I will also track the Rasmussen Daily Obama Approval Index, again for trends. It tracks likely voters and what I will watch here are the Strongly Approve versus the Strongly Disapprove numbers. This shows where the likeliest of the likely voters are, and should be telling regarding turnout.

This year I’m also watching something called Intrade, where members speculate on the outcomes of non-sports-related future events across a wide range of subject matter – from political contests to the Higgs Boson – by buying shares that quantify their assumption. Members trade stocks related to a proposition, such as “Obama wins 2012 election,” and when the event ends, everybody’s stock is liquidated at 100 points (if the event happens), or zero (if not). A 100-point close is equal to $10, and a zero close is equal to $0. So the current market price can be used to estimate the percentage of likelihood of the event happening (a current price of $8.34 would indicate an 83.4% probability). People are using their own money to place bets on the outcomes of these events. Intrade has virtually zero political relevance, but it has a good track record of being correct: for example, in the 2004 presidential election, the market favorite won the electoral vote in every state. I’m just watching it this year to see if it can be combined with other data to give me a truer predictive analysis of the election.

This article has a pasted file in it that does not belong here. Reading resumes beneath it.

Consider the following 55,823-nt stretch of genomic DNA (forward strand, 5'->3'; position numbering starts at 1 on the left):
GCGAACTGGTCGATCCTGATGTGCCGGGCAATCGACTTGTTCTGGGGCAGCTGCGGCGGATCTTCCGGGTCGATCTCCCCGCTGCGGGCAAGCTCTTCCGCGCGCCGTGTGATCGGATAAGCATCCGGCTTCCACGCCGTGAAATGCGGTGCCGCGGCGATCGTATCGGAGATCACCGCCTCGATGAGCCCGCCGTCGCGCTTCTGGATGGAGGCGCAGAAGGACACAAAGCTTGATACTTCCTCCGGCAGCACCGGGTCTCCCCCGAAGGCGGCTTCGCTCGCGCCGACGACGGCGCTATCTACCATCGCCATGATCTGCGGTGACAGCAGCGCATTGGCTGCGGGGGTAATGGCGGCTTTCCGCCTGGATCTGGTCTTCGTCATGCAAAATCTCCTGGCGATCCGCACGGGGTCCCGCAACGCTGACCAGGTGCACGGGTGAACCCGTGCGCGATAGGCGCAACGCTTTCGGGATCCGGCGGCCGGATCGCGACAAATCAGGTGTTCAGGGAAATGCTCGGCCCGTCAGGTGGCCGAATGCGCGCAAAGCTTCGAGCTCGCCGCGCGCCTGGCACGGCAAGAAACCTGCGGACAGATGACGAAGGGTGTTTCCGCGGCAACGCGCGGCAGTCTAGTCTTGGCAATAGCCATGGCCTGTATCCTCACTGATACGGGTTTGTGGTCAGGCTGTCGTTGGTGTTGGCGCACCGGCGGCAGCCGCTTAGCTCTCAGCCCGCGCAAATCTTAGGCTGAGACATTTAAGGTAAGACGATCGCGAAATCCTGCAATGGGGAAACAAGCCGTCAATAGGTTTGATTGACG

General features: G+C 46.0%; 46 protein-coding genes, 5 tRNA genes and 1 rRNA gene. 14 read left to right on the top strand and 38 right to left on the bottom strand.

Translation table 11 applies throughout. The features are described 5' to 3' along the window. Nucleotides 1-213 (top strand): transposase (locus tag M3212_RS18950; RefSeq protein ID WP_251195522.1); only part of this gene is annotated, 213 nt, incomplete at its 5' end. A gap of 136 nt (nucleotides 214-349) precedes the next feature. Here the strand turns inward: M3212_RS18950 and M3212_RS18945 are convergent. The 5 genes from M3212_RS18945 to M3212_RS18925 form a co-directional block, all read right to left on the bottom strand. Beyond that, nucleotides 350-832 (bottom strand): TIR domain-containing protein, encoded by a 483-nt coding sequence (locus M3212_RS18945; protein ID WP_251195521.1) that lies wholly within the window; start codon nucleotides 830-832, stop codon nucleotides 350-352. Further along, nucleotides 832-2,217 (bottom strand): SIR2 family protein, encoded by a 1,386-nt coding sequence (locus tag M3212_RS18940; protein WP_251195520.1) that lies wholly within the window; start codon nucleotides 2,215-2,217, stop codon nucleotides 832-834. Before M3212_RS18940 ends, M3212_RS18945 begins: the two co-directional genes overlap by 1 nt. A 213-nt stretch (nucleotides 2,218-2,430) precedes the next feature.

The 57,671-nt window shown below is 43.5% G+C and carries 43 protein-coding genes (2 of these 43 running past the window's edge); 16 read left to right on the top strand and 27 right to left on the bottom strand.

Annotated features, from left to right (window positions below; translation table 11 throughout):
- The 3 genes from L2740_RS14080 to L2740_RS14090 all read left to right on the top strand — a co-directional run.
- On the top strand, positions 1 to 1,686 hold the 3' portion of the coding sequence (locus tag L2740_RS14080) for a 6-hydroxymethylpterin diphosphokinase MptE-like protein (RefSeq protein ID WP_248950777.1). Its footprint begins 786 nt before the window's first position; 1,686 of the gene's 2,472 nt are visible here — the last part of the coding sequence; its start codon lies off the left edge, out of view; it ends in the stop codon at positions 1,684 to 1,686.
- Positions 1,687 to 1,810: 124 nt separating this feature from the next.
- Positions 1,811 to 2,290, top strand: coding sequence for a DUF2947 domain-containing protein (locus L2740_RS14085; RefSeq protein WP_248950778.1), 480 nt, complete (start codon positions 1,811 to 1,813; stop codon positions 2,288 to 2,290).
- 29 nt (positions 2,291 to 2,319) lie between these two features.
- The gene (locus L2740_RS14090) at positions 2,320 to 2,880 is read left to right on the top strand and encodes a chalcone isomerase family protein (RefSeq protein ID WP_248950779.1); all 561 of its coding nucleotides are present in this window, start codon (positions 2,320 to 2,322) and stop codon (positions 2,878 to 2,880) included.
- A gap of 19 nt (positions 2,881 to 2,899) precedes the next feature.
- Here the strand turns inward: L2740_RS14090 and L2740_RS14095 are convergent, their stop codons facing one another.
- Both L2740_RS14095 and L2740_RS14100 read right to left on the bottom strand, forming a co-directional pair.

I will begin tracking these indicators on Monday and periodically report my findings.

Some More Thoughts


The national debt broke through the $16-trillion level on the first day of the Democratic National Convention in Charlotte. On day two, Antonio Villaraigosa, chairing the platform committee, had to ram through corrective language that included the word “God” and recognized Jerusalem as the capital of Israel. And president Obama’s acceptance speech on the third day had to be moved back to the Time Warner Cable Arena as probable strong thunderstorms in the area precluded using Bank of America Stadium.

Michelle Obama got things going with her tribute to Barack, which was an excellent presentation of the president as a man – a husband and father. San Antonio Mayor Julian Castro gave the keynote address, and, like Senator Rubio, told a compelling story about his family and childhood. He made a good and spirited case for the importance of education – a missed opportunity in Tampa. Mayor Castro then, after ripping the Republicans, gave a spirited defense of big government. Overall, a very good, enthusiastic speech from an attractive, articulate newcomer. I liked the tone it set (surprisingly non-vitriolic).